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Charles Krauthammer's op-ed column on Redacted truth, subjunctive outrage.
The original CIA draft included four paragraphs on the involvement of al-Qaida-affiliated terrorists and on the dangerous security situation in Benghazi. These paragraphs were stricken after strenuous State Department objections mediated by the White House. All that was left was the fable of the spontaneous demonstration.
That's not an accretion of truth. That's a subtraction of truth.
And why? Let the deputy national security adviser's email to the parties explain: "We need to resolve this in a way that respects all of the relevant equities"--fancy bureaucratese for "interests of the government agencies involved." (He then added--"particularly the investigation." But the FBI, which was conducting the investigation, had no significant objections. That excuse was simply bogus.)
Note that he didn't say the talking points should reflect the truth--only the political interests, the required political cover, of all involved. And the overriding political interest was the need to protect the president's campaign claim, his main foreign policy plank, that al-Qaida was vanquished and the tide of war receding.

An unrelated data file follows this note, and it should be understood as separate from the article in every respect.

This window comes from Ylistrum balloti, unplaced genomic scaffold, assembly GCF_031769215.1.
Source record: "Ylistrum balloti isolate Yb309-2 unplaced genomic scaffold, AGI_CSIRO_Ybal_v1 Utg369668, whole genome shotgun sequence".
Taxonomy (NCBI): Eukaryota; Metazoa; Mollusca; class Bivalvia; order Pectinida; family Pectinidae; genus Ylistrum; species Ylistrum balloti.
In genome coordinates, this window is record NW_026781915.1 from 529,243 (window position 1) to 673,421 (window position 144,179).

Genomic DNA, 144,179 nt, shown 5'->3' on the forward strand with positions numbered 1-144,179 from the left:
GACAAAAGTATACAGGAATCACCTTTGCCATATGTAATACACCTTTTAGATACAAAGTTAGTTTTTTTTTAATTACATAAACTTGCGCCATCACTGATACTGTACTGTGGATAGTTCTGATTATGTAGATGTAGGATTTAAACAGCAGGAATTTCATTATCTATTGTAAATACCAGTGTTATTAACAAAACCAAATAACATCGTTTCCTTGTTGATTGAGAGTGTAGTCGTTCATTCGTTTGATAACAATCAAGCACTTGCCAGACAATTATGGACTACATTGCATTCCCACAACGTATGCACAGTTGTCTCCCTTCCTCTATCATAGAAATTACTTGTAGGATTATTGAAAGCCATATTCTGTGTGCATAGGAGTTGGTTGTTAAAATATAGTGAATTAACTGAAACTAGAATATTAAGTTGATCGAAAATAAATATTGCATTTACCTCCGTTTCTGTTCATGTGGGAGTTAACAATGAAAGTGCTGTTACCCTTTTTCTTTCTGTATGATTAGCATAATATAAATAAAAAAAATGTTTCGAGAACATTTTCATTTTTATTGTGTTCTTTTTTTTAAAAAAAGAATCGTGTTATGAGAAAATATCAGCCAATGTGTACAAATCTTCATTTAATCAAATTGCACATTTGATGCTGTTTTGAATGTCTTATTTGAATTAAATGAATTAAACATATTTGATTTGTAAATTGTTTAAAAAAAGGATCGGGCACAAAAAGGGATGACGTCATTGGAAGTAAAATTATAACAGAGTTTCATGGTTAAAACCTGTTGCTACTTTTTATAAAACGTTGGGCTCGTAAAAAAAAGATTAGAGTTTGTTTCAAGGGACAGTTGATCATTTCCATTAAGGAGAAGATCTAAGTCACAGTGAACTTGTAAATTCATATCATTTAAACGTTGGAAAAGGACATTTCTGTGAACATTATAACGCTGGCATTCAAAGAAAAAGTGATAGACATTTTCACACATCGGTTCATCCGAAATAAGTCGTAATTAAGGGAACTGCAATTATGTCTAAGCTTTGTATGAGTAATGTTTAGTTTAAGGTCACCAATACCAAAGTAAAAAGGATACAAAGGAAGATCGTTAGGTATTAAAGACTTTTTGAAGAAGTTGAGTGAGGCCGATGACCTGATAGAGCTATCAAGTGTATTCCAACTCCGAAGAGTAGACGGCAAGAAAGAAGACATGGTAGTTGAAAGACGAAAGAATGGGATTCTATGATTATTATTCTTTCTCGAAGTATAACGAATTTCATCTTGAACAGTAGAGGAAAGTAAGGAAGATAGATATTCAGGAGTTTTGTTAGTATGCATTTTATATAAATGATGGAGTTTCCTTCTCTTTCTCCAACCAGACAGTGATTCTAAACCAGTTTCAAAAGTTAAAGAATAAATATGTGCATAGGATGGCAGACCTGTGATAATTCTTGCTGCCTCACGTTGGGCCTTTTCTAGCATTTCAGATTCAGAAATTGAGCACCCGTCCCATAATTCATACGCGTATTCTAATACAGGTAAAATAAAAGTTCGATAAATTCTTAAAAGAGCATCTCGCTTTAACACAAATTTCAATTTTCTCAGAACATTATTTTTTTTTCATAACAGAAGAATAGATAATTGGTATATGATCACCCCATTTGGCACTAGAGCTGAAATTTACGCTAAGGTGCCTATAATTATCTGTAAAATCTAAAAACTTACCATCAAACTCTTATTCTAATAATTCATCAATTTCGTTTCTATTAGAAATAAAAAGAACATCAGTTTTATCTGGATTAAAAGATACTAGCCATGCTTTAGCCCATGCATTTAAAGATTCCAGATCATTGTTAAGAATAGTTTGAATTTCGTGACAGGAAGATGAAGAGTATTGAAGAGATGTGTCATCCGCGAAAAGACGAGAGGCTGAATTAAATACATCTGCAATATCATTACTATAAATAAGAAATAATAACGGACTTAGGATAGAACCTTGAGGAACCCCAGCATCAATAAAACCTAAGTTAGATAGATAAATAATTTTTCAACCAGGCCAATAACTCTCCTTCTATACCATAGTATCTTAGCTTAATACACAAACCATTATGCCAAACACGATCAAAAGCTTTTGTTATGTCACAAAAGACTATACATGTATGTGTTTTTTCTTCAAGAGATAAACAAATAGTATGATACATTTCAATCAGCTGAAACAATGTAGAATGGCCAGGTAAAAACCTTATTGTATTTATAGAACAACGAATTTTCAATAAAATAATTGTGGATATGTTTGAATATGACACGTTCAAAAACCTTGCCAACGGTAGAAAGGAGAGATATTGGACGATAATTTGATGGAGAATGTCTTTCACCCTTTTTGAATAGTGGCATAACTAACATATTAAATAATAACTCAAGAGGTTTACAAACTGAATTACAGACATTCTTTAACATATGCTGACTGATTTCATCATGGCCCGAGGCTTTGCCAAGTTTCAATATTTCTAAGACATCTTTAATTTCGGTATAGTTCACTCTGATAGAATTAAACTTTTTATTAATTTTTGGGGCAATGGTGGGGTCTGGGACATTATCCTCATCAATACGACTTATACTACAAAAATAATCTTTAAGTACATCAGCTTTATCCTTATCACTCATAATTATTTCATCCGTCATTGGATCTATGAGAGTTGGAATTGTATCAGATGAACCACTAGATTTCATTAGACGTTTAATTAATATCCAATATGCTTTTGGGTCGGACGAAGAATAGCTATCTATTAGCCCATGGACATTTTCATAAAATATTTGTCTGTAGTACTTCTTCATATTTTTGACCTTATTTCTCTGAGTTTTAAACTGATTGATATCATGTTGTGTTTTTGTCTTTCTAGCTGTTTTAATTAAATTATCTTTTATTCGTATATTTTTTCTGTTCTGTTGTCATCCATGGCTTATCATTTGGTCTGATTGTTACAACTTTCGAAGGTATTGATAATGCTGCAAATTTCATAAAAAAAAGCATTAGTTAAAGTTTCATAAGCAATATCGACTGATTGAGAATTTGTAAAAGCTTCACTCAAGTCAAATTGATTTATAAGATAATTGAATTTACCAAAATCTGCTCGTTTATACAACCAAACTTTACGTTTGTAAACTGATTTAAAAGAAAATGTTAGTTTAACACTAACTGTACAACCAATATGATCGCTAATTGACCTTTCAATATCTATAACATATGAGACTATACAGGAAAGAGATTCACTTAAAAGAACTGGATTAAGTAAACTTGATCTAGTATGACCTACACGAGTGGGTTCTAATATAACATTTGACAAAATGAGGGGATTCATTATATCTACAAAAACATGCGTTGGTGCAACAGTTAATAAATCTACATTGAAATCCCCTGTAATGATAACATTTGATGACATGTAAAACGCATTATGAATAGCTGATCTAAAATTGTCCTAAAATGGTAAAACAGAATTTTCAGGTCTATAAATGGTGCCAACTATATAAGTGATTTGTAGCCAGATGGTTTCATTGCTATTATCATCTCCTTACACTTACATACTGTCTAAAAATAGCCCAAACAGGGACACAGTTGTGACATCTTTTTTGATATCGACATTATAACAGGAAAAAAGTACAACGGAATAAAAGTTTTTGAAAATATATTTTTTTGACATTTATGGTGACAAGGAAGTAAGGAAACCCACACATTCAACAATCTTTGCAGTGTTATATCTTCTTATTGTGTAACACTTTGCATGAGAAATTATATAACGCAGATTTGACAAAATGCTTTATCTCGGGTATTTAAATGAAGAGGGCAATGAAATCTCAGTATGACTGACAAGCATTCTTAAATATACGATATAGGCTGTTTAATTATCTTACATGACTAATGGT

But then things got worse--the cover-up needed its own cover-up. On Nov. 28, press secretary Jay Carney told the media that State and the White House edited nothing but a single trivial word. When the email trail later revealed this to be false, Carney doubled down. The Friday before last, he repeated that the CIA itself made the edits after the normal input from various agencies.
That was a bridge too far for even the heretofore supine mainstream media. The CIA may have typed the final edits. But the orders came from on high. You cannot tell a room full of journalists that when your editor tells you to strike four paragraphs from your text--and you do--there were no edits because you are the one who turned in the final copy.
The Clintonian wordplay doesn't stop with Benghazi. Four days after the IRS announced that it discriminated against conservative organizations, Carney said repeatedly in his daily briefing that, if true, the president would be outraged.
If? By then, the IRS had not only admitted the grievous misconduct but apologized for it--and the president was speaking in the conditional.
This could be the first case in presidential history of subjunctive outrage. (It turned into ostensibly real outrage upon later release of the Inspector General report.) Add that to the conditional truths--ever changing, ever fading--of Benghazi, and you have a major credibility crisis.
Note to the White House: Try the truth. It's easier to memorize.
Charles Krauthammer is a columnist